Running On Empty

The headline from a recent Wall Street Journal article read “Seven States Running Out Of Water.” It took a moment for the significance of that statement to sink in. How could an entire state be running out of water, the essence of life?

But the statement is nonetheless accurate. Booming populations and increased farming in arid lands have created an ever-growing demand for water. Combine that with the prolonged drought being suffered by much of the West, Southwest and even Midwestern states and you have a water shortage threatening to exceed the Dust Bowl days of the 1930s. But back then, ill-advised traditional farming techniques created a “perfect storm” when combined with several years of extreme drought conditions. Today, an expanding populace is putting the extreme demand on water supply.

As most would expect, California is in the worst condition of all. The entire state is suffering from severe drought as of early June and 75 percent of all land area was under “extreme drought” conditions – that’s the absolute worst level of drought. Governor Jerry Brown declared a state of emergency early in 2014.

The Colorado River supplies about 14 percent of the water used in California by agriculture, industry, commercial businesses and residential customers. The Colorado is by far the most important source of water used in Southern California – accounting for over 60 percent of its water supply. But the 1,450 mile-long Colorado River and its tributaries flow through seven states from Colorado to the Gulf of California in Mexico (Wyoming, Colorado, Utah, New Mexico, California and Arizona) and all receive a share of the valuable water.

California has historically far exceeded its share of the Colorado River resources, using excess amounts from Nevada and Arizona. But as those two states have grown and subsequently so has their water needs. The amount of excess has disappeared. And that was before the drought.

Nevada is the second worst-suffering drought state. The prolonged drought conditions have dropped traditional water reservoirs such as Lake Mead down to historically low levels. In Nevada, a “dry” winter without much snowfall means melting snow runoff that typically flows into Lake Mead is not available this summer to recharge the lake.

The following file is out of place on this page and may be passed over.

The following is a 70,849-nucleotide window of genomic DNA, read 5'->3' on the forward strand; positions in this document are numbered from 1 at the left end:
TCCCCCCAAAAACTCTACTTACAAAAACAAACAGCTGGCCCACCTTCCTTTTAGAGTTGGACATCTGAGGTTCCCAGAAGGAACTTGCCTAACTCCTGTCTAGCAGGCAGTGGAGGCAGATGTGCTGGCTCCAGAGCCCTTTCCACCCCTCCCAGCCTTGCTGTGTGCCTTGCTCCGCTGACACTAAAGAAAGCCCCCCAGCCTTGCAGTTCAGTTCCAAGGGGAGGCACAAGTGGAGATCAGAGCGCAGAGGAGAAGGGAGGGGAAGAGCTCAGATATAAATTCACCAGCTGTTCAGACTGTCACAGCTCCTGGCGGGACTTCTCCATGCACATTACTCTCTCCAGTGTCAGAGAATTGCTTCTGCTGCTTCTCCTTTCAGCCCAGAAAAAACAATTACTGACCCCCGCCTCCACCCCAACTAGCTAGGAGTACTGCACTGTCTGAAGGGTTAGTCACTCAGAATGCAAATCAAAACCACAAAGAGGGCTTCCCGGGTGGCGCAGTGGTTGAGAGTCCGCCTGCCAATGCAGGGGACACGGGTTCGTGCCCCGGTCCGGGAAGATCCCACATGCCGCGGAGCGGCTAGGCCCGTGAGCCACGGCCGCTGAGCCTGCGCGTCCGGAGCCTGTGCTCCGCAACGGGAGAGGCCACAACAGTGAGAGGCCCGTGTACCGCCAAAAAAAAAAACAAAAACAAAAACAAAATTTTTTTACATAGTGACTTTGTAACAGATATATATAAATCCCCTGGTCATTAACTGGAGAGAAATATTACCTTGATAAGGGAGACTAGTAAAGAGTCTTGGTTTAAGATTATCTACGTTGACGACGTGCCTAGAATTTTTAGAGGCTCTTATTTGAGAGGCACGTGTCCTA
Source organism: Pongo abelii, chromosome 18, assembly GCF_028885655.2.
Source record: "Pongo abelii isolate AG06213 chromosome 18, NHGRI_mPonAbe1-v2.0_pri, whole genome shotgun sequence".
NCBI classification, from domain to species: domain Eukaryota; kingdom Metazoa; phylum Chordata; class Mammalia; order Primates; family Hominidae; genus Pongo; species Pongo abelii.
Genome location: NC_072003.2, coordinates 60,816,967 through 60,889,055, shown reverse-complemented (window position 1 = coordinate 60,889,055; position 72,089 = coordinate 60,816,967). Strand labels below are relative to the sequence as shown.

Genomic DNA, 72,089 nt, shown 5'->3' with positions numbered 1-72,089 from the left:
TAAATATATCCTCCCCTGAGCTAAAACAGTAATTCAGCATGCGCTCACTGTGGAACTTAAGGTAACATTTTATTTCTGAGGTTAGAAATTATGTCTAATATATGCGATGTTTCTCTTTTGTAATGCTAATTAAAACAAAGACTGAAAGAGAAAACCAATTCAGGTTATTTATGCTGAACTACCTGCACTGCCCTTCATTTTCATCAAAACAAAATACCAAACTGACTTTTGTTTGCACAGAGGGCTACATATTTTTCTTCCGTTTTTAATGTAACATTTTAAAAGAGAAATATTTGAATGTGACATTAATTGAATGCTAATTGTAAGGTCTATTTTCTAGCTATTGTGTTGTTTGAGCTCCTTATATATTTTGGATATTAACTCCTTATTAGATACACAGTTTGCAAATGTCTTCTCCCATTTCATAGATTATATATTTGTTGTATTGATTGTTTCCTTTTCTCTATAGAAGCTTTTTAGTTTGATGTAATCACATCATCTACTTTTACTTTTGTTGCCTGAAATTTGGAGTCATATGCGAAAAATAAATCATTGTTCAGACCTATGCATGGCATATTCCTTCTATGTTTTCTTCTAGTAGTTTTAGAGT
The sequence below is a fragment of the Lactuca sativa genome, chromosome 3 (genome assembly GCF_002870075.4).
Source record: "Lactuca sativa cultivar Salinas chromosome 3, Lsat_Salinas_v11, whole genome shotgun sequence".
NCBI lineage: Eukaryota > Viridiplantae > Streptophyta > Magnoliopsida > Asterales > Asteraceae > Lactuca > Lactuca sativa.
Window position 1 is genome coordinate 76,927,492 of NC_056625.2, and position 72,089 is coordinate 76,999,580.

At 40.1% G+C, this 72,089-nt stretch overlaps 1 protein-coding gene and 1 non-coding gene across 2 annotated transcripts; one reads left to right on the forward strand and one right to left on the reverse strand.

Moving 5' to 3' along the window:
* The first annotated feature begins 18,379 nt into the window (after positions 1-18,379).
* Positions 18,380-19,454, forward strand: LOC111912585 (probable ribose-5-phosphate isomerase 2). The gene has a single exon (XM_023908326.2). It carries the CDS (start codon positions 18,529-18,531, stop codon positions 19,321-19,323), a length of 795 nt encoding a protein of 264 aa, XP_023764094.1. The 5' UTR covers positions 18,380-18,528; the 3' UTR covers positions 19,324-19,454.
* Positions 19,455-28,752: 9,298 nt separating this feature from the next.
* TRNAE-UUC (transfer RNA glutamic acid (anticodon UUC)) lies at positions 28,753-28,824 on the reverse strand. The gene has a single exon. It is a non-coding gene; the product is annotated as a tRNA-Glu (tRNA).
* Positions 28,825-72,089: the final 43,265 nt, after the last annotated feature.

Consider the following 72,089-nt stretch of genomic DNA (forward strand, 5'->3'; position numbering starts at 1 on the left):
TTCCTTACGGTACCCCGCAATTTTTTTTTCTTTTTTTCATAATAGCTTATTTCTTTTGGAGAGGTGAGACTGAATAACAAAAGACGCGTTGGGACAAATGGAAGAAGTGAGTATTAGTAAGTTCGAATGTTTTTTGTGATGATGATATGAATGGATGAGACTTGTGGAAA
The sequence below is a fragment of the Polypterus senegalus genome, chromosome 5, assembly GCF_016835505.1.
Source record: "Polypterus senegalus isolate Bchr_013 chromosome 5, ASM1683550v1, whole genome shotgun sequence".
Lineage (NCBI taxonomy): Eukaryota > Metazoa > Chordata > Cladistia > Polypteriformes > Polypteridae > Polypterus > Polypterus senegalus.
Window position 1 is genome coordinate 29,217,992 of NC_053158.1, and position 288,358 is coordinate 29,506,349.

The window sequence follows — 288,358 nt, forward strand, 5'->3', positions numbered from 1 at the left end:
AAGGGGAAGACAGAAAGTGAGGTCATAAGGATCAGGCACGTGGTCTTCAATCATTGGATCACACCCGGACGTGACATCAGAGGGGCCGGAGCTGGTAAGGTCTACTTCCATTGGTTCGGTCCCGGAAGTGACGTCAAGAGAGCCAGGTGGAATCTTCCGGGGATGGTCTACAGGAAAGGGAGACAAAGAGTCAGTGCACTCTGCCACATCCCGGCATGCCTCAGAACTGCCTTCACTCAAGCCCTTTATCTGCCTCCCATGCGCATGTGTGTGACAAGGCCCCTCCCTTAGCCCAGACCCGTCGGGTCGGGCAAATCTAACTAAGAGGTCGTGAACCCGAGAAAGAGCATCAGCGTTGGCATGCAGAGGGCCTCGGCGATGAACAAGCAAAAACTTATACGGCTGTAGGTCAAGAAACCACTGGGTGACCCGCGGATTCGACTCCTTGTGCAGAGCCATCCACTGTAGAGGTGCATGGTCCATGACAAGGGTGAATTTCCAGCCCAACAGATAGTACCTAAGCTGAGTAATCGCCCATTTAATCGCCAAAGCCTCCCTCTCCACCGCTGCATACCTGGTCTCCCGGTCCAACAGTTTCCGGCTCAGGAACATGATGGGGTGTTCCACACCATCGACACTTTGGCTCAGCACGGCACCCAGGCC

Other states deep in drought and facing severe water shortages include Arizona, New Mexico, Kansas, Oklahoma and Texas.

California is pinning much of its hopes on a long-term solution: desalination plants. The largest desal facility in the Western hemisphere is currently under construction in Southern California and another plant is being considered by Orange County.

Desal plants might work inland as well. New Mexico State University has partnered with the Bureau of Reclamation to develop technologies that will provide the citizens of New Mexico and the southwestern region with more affordable, potable water through treatment of brackish groundwater. Efforts are underway near San Antonio, TX, to also treat brackish ground water.

What makes the current drought so problematic is its scope. More than 30 percent of the United States is battling at least moderate drought conditions as we entered the summer. Remember too, it was just a few years ago that the Southeast states suffered through their worst drought in recent history even though that’s a region that generally receives ample annual rainfall.

Georgia was among the worst of the Southern states to be hit with extreme drought conditions. At one point, the city of Atlanta was forced to take stringent water rationing measures and was preparing for worst-case scenarios as their reservoirs and water supplies neared empty. The rains came and slowly the aquifers recharged, but it left many municipal officials in the region wondering how they can avoid such a situation in the future.

In Texas, small rural towns appear to be suffering the most immediate threat. Some are mere weeks away from being completely out of water. What’s the back-up plan for such a desperate situation? Historically, those small towns don’t have the revenue – or motivation – to plan and obtain a more secure water future for residents. But now, as the desperate nature of their plight sets in, even if they build a water pipeline, they have no place to tap into for water.

While prospects for immediate drought relief remain dim, we all hope the rains will come. But even aquifers do get recharged in time to save crops and lives in 2014, what about the next drought that is just around the corner? As a country, are we now motivated enough to plan for additional and effective “blue crude” resources?

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